Even if the paperwork was generated by some kind of chemist or expert, the drug that’s actually contained in the package might be radically different than the 2C drug the user expects. These drugs aren’t legal to manufacture in most parts of the world, and there are no strict controls enforced regarding quality and purity. As a result, a user could get a batch of drugs that contain some other drug altogether, and that replacement might be either stronger or weaker than the substances the user expects. All of this could lead to even more physical or mental health distress.

2C Drug Use Signs

According to an article produced by the University of Minnesota, drugs in this class aren’t typically associated with violence or unusual outbursts. But people who are under the influence might:

  • Talk to people who aren’t actually there
  • Describe sensations that others don’t perceive
  • Seem sweaty or hot, even in a cold room
  • Find it difficult to focus during a conversation

Since the drug is often taken in a party context, users might leave the home seeming serene and happy and might return home after the party in a completely distorted state. In the morning, they might seem returned to normalcy.

In some cases, however, users in the midst of a so-called bad trip might seize or thrash about, and they might be somewhat violent or agitated. These people should go to the hospital immediately, even if that means the family needs to call an ambulance or the police department in order to ensure safe transport.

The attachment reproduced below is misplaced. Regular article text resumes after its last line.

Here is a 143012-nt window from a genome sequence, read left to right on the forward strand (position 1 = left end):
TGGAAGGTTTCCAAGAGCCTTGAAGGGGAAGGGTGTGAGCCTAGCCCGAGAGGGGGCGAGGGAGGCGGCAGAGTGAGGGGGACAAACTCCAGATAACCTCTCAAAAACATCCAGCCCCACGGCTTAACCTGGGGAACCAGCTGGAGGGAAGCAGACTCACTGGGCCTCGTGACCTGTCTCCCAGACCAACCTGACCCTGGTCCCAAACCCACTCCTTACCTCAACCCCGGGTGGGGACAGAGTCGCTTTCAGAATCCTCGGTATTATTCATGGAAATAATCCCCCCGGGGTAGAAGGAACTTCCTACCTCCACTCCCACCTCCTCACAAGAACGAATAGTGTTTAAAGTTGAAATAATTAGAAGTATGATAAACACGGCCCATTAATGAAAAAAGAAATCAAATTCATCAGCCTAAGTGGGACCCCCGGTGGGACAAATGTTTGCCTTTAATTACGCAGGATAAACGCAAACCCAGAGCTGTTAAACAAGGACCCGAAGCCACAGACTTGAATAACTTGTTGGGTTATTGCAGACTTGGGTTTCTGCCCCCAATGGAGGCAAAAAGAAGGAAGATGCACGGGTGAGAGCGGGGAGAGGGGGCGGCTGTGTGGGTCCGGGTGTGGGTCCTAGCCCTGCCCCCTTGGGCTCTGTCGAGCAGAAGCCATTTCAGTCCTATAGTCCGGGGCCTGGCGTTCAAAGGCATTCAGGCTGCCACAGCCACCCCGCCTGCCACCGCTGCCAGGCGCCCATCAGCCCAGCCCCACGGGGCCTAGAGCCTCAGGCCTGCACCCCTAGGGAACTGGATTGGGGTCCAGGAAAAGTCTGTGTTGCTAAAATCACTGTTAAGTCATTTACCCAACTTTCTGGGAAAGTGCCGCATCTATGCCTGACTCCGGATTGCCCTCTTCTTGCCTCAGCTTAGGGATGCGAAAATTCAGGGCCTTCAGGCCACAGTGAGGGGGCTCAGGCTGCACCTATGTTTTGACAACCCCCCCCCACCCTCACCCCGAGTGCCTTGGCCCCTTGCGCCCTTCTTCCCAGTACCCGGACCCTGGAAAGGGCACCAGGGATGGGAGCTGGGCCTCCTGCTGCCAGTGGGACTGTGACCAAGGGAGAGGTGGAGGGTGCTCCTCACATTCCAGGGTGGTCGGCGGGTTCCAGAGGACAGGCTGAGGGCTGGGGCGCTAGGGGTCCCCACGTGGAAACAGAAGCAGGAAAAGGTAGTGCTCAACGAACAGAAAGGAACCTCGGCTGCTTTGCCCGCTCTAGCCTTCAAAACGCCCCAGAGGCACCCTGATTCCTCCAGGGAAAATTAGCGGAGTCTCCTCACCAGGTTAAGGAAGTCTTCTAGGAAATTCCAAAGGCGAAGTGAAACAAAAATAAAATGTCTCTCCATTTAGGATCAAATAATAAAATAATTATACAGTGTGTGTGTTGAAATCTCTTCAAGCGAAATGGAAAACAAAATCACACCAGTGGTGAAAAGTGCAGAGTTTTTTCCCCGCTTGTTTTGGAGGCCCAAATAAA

2C-B abuse signsSome people who take 2C drugs just once might be hard to spot, unless they appear intoxicated. But those who take the drug habitually might store supplies in the home for their return use. While the drugs might be wrapped up in almost anything, they tend to be sold in pill formats and users tend to hide those pills from family members. Searching an addicted person’s private belongings might bring those stashes to light. If families do find stashes of 2C drugs, or they do witness an episode in which the person is under the influence of 2C, they’ll need to take action. They might begin in an informal discussion in which they outline their concerns and ask the person to make an appointment with a medical or psychiatric provider. This is a low-stress, low-impact approach that might be just the ticket for people who are experimenting with this drug and who may not be engaging in behaviors that experts would place under the banner of addiction. However, if these gentle talks don’t result in a change in behavior, more severe consequences might be in order. Families should then consider working with an interventionist who can help them to pull together a formal discussion about addiction and how it can be treated. These discussions tend to be much more motivating than a simple one-on-one talk, as they force an addicted person to really confront the pain and suffering the addiction is causing the whole family.

After an intervention like this, we hope you’ll consider Michael’s House for your loved one’s 2C-I and 2C-B addiction treatment. Our California facility offers separate quarters for men and women, and our tranquil campus provides the perfect place for healing. We also provide outpatient care for those patients who find it more beneficial to heal while living at home. Please call us at 760.548.4032 and our admissions coordinators can help explain the difference between these two treatment options and how you can benefit. Start your recovery from 2C-I and 2C-B abuse or addiction today.